CHARLOTTE, N.C. — A male inmate who identifies as a woman has sued the Lanesboro Correctional Institution in North Carolina for not accommodating his practice of Wicca, also known as pagan witchcraft.
Duane Fox, who goes by the name Jennifer Jasmine, alleges that chaplains at the institution have violated his constitutional right to religious exercise, including his specific dietary needs.
Fox says that he has been denied his request for vegan meals, and states that he was told that if he wanted vegan accommodation, he must be Rastafarian or a Buddhist. He outlines that each Wiccan festival entails a specific focus, such as dairy or dried herbs.
“The plaintiff … shouldn’t have to change [his] religion to get on the proper diet,” the legal challenge states, according to the Charlotte Observer.
He also contends that he is only allowed to observe the eight Wiccan festivals, while Christian-identifying and Native American prisoners can worship several times a week. Fox wants to practice Wicca outside twice a week.
He has requested a copy of “The Book of Shadows,” Tarot cards, runes, a wand, candles, a bell and a black robe, and is also seeking permission to light the candles and start an outdoor fire. He says he submitted a religious assistance request form this month, but has yet to receive a response.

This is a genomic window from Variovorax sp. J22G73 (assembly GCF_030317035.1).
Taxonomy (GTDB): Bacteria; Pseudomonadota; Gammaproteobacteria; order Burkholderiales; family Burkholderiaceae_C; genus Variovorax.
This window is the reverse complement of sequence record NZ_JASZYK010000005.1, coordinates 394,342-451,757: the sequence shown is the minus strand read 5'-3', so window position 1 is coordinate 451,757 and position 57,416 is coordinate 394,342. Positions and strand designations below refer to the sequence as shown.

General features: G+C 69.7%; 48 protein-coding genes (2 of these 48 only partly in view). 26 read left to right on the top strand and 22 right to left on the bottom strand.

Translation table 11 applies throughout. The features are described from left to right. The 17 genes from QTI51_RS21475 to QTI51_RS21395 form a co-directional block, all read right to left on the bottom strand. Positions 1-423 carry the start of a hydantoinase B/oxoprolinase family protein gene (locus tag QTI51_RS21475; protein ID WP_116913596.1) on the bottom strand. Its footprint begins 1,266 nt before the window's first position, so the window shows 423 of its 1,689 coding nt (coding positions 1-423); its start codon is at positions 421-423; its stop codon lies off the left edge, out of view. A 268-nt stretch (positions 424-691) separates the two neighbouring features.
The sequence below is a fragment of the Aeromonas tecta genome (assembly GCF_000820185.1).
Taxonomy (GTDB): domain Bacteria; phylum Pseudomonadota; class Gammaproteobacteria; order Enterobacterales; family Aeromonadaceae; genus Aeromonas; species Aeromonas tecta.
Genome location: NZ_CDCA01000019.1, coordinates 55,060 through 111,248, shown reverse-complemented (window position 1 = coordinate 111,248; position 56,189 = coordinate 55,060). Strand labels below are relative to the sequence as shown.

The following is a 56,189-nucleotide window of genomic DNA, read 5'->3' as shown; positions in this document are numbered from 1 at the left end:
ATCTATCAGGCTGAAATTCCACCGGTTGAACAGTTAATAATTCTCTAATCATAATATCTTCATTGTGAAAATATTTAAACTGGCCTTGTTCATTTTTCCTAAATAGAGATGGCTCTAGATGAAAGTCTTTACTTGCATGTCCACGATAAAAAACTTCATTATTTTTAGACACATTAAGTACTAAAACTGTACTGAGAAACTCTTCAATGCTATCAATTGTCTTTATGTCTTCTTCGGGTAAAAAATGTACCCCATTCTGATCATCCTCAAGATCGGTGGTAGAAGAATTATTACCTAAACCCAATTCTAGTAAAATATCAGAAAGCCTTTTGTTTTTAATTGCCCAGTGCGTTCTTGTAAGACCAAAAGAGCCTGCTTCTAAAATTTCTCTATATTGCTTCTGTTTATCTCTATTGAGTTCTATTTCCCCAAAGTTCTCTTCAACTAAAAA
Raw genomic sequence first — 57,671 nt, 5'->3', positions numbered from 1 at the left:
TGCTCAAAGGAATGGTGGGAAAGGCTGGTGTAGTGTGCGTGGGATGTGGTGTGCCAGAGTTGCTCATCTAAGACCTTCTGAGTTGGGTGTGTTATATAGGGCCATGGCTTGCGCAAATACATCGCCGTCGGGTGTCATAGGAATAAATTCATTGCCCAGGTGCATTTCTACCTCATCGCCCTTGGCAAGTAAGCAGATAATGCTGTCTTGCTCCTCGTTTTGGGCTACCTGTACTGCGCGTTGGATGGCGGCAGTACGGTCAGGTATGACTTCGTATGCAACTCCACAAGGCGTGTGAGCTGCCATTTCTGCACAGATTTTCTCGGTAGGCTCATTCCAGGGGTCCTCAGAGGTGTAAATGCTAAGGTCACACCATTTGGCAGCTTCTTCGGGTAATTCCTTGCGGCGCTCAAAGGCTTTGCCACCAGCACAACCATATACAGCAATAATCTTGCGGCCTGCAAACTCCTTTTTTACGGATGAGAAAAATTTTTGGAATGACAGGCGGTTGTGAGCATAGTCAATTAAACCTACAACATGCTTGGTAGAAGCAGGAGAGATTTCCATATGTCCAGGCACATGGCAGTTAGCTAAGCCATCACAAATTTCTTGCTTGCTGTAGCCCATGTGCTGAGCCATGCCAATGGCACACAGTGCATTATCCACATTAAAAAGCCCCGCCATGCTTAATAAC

Fox alleges that Wiccans have been “discriminated against and persecuted for hundreds of years without just cause” and is asking for a jury trial over the matter.
He filed a similar lawsuit in 2015 against the Maury Correctional Institute in Hookerton.
Fox was sentenced to 16 years behind bars in 2014 for a second-degree sexual offense, and has been accused of committing dozens of infractions while incarcerated, including tampering with locks, threatening staff and engaging in sex acts.
An appeals court described him as a “cantankerous, foul-mouthed defendant” in a separate matter, according to the Charlotte Observer.
According to the World of Wicca, “Wicca is [a] Neo-Pagan religion that is centered around the love of nature and its elements, primarily earth, air, fire, water, sun, moon and so on.” Adherents “are free to worship any god or goddess of any pantheon—not only of their own religion, but of any other religion as well.” Several that are named on the site include the Roman goddess Venus, the Norse prankster god Loki, and the Greek goddess Demeter.
However, the Bible repeatedly speaks against engaging in witchcraft or worshiping false gods, including in Galatians 5, which reads, “Now the works of the flesh are manifest, which are these: adultery, fornication, uncleanness, lasciviousness, idolatry, witchcraft, hatred, variance, emulations, wrath, strife, seditions, heresies, envyings, murders, drunkenness, revellings, and such like: of the which I tell you before, as I have also told you in time past, that they which do such things shall not inherit the kingdom of God.”